Guide

Set up a pop-up shop

Practical steps when setting up a pop-up shop

Pop-up shops are known for brand and product driven short term sales. However, the same business fundamentals and regulations apply to pop-up shops as to any other form of business. Planning how to set up and operate your business can make the difference between success and failure.

It is important to consider:

1. Market research and business planning

Businesses succeed when they spot a market opportunity and exploit it fully. This requires careful research of the local market, to find out if demand for a product, service or business type justifies your investment - see research and develop your business ideas, new products and services.

Producing a business plan can help you assess if your idea is viable, and is a pre-requisite if you need finance to set up your pop-up shop. The short term nature of the business model can help to better define variable costs such as stock, but you should be prepared for high fixed costs – speedy connection of services and utilities at start up is essential. Find out more information on effective planning in prepare a business plan.

An important consideration when planning your business idea is VAT thresholds and rates. If your business is trading for a short time you may not meet the thresholds, but voluntary registration may be beneficial – see registering and getting started with VAT.

2. Choosing your location

Location and premises are vitally important to the success of your pop-up shop - see find the right premises for a pop-up shop.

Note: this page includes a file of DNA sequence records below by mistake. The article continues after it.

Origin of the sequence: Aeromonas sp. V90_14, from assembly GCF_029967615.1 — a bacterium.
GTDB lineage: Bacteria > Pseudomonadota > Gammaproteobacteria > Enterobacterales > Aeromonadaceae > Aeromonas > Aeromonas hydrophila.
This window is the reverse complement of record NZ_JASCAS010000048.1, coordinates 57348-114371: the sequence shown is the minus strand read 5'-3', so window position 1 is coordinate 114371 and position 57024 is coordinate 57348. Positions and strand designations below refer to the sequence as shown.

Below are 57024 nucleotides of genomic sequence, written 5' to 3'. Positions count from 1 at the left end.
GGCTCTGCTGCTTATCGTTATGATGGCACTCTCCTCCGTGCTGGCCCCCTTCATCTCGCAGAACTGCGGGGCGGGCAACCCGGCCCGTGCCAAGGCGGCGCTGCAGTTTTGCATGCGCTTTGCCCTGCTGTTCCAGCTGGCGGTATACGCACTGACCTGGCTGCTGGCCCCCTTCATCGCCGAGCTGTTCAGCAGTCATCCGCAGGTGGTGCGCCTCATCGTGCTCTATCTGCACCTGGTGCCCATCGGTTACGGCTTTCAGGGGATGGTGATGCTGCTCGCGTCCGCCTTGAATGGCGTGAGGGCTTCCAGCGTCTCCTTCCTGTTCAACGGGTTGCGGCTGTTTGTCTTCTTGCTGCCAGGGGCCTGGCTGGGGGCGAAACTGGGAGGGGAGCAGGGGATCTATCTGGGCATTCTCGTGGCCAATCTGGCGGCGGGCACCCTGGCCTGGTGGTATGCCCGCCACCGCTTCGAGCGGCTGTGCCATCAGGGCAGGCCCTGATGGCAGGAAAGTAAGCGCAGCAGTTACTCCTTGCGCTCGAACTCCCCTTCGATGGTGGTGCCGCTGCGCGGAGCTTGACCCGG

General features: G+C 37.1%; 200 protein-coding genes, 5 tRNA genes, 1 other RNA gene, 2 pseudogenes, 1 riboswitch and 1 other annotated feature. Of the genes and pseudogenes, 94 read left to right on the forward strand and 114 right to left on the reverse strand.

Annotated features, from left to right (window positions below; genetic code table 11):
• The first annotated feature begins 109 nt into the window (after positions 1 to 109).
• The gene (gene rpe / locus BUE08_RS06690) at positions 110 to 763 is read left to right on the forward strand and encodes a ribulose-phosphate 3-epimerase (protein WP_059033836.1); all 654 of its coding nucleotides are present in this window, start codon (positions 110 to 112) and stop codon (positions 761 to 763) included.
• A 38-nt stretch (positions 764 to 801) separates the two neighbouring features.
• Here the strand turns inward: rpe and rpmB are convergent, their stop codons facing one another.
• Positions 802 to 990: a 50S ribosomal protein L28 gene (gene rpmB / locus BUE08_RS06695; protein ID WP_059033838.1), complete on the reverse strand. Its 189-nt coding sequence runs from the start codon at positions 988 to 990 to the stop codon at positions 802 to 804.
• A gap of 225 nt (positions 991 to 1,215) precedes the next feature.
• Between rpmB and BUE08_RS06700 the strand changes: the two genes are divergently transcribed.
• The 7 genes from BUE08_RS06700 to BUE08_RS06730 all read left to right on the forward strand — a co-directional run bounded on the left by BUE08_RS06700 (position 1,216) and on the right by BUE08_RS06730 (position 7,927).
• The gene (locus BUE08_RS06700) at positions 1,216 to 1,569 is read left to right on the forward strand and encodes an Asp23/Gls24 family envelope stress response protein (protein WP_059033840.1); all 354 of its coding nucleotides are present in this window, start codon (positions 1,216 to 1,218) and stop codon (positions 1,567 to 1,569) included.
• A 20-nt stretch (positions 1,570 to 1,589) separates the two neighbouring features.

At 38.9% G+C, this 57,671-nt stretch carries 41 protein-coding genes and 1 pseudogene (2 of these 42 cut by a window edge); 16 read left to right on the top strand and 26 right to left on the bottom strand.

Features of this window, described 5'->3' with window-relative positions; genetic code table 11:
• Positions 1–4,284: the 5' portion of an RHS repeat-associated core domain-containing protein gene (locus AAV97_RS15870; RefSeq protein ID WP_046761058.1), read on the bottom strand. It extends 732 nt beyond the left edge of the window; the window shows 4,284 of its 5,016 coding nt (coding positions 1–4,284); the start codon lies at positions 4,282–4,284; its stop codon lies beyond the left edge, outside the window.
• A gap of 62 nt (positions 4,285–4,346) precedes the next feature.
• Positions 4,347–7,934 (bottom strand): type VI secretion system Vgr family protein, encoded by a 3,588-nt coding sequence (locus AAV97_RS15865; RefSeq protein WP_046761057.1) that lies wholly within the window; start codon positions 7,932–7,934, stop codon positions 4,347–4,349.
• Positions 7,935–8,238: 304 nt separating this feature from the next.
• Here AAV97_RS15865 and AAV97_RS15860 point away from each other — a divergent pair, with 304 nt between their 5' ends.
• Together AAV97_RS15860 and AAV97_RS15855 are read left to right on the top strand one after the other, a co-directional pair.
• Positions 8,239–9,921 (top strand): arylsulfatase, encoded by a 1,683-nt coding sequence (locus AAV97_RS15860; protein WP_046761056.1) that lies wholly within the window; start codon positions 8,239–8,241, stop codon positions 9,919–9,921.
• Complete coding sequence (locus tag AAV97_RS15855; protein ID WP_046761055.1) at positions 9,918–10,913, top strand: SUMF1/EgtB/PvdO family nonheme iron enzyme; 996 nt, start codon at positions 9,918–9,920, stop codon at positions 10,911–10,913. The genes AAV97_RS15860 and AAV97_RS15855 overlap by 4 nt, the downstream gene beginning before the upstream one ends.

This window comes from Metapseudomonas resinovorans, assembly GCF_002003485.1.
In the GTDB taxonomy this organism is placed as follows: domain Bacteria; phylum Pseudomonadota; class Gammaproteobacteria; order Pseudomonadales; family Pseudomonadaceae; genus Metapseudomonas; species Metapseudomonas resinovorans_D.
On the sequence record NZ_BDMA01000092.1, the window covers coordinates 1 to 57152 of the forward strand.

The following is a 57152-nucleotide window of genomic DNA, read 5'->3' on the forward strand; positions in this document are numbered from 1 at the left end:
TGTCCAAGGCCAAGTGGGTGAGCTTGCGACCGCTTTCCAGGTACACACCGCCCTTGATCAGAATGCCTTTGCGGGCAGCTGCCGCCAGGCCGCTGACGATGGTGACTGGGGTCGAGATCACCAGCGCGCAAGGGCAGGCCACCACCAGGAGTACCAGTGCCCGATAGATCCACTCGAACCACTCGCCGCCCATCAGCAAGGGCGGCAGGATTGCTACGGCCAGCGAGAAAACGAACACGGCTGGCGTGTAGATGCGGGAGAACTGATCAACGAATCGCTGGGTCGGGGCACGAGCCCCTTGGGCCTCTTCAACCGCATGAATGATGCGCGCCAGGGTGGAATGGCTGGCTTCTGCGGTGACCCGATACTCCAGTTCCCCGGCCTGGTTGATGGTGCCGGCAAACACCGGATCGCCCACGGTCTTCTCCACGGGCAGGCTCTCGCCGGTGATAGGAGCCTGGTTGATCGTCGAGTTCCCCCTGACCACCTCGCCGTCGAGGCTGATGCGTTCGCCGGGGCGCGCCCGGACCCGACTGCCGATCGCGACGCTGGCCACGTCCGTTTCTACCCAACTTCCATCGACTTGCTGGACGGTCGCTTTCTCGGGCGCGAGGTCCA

3. Getting the finance right and protecting your business

Pop-up shops will generally require good levels of stock at start up, and responsive restocking to keep the business going. This may require finance facilities in your bank or other forms of finance - see choose the right finance when starting up.

A pop-up shop may find difficulties in stock storage and business security. Petty theft or even a major theft of stock could cripple a short-term business. Assess your risks and plan for the worst to ensure your business remains safe - see business insurance: the basics.

4. Employing people in the short term

Your pop-up business may require additional staff during its operation. Employment law still applies to this form of business, so you will need to think about how to manage your employees. A business operating for a defined term may require employees hired on fixed-term contracts, or part-time workers. For more information see taking on staff.

5. Complying with regulations and business licences

Pop-up businesses need to comply with the regulations in their particular business sector, and find out if a business licence is required before your business can operate. You can use our tool to find out if you require a business licence.